BRIEF DESCRIPTION OF THE DRAWINGS

FIG. 1A illustrates a side view of a preferred embodiment of the invention, which illustrates a drum shell with a spherical acoustic chamber attached to the drumhead.

FIG. 1B illustrates an edge view of a preferred embodiment of the invention, which illustrates the drumhead mounted on the drum shell with the spherical acoustic chamber.

FIG. 2A illustrates a preferred embodiment of the invention in which a drumhead is being secured to a drum shell by a rim.

FIG. 2B illustrates another preferred embodiment of the invention in which an integrated drumhead/rim combination is being secured to a drum shell.

FIG. 3 illustrates a cross-sectional view of a preferred embodiment of the invention, which illustrates one method of how the drumhead may be assembled to the drum shell.

FIG. 4 is an edge cutaway view of the threaded collar of the drum shell. Also shown is the bearing edge, which is integrated with the threaded collar in this embodiment.

FIG. 5 shows a spherical acoustic chamber having a threaded collar aligned with a drumhead (cross-sectional view) and tuning rim.

FIG. 6 illustrates an alternative preferred embodiment in which the spherical acoustic chamber has an extension which forms the bearing edge and attaches to the threaded collar.

FIG. 7 illustrates an alternative preferred embodiment in which acoustic elements are placed inside the spherical acoustic chamber, or the interior of the drum may be contoured to produce specific changes in the sound produced by the drum.

FIG. 8 illustrates another alternative preferred embodiment in which apertures are formed in the wall of the spherical acoustic chamber for the purpose of modifying the quality of the sound produced by the drum or for decoration.

FIG. 9 illustrates another alternative preferred embodiment in which an interior lamp illuminates the spherical acoustic chamber from the inside.

FIG. 10 illustrates another alternative preferred embodiment in which the spherical acoustic chamber has a decorative external design.

DETAILED DESCRIPTION

Prior to a detailed discussion of the figures, a general overview of the system will be presented. This invention provides a system and method for tuning drumheads along with a spherical or spheroid-shaped acoustic chamber, which improves audio and visual quality and provides additional visual entertainment options. It is to be understood that the terms spherical and spheroid are interchangeable as used in this specification; therefore, any description concerning a spherical or spheroid chamber is applicable to a spheroid or spherical chamber, respectively.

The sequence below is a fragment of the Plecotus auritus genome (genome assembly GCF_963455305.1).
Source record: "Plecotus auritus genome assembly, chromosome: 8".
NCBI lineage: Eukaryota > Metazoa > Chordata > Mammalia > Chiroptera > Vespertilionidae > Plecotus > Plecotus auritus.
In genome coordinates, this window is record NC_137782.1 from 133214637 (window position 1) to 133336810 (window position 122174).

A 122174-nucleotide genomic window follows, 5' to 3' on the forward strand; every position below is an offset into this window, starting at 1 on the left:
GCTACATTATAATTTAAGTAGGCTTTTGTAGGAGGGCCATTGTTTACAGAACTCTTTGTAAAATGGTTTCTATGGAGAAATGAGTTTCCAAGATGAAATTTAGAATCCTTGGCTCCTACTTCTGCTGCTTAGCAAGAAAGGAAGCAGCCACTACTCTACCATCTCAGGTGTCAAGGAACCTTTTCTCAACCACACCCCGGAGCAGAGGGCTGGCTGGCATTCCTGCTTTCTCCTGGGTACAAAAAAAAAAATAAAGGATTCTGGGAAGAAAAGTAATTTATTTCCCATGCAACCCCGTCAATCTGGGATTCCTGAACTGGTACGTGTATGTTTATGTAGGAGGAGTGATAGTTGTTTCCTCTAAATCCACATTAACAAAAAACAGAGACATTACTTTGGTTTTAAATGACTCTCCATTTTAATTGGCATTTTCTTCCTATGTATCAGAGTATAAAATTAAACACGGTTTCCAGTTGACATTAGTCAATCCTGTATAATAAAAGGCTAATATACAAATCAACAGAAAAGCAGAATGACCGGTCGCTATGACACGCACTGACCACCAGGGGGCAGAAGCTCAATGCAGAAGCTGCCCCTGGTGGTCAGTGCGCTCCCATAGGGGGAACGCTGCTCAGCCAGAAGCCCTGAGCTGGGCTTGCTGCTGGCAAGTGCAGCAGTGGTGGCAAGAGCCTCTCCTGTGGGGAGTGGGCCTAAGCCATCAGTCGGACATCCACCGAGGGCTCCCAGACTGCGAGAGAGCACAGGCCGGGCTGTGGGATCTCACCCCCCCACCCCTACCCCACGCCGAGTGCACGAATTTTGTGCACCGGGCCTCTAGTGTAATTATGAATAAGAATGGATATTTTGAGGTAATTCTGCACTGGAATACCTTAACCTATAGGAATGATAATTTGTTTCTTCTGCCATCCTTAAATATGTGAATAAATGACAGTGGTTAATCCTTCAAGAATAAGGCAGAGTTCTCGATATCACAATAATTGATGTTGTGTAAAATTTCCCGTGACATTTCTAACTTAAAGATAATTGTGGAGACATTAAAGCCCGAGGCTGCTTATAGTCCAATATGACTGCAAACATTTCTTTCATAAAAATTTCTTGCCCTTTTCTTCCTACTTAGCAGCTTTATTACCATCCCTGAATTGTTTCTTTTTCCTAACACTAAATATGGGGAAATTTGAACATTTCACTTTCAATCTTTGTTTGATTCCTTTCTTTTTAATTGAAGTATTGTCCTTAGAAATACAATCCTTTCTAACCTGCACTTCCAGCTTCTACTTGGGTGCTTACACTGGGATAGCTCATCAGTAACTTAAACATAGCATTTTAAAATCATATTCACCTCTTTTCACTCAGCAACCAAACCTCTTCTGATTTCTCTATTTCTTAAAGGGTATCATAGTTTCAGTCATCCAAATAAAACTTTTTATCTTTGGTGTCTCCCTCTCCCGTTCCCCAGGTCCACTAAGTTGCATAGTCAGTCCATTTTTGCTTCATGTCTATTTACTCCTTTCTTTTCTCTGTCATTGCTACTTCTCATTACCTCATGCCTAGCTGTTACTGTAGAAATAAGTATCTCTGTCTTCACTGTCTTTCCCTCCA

Tunable drums are conventionally assembled by tunably engaging a drumhead with a drum shell. The edge of the shell that contacts the drumhead is referred to as the bearing edge. A drum is tuned by adjusting the tension on the drumhead. Conventional drums are tuned using a series of lugs, which are mounted on the drum shell. Tightening or loosening the lugs adjusts the pressure on the drumhead by the bearing edge. To properly tune the drum, each of the different lugs must be carefully adjusted to provide the proper tension on the drumhead, which will then provide the desired audio qualities. In a preferred embodiment of the present invention, a prior art drumhead (which typically consists of a plastic sheet which the drumstick strikes and a tube frame that supports it) is sandwiched between the rim 9 and the bearing edge 11 of the drum 1. The rim and the drum have threaded surfaces which allow them to be secured together. By sandwiching the drumhead between a threaded rim and the bearing edge of a threaded drum, the drum can be acoustically tuned with equal tension on all sides. An alternative preferred embodiment provides a new drumhead mounting assembly which allows the drumhead to be threaded directly onto the threads on the drum. The new drumhead has threads that secure it to the threaded drum by gradually tightening it equally on all sides, thereby producing the proper tension and tonality. The drumhead is tuned by rotating the drumhead on the threaded section of the drum to gradually increase tension.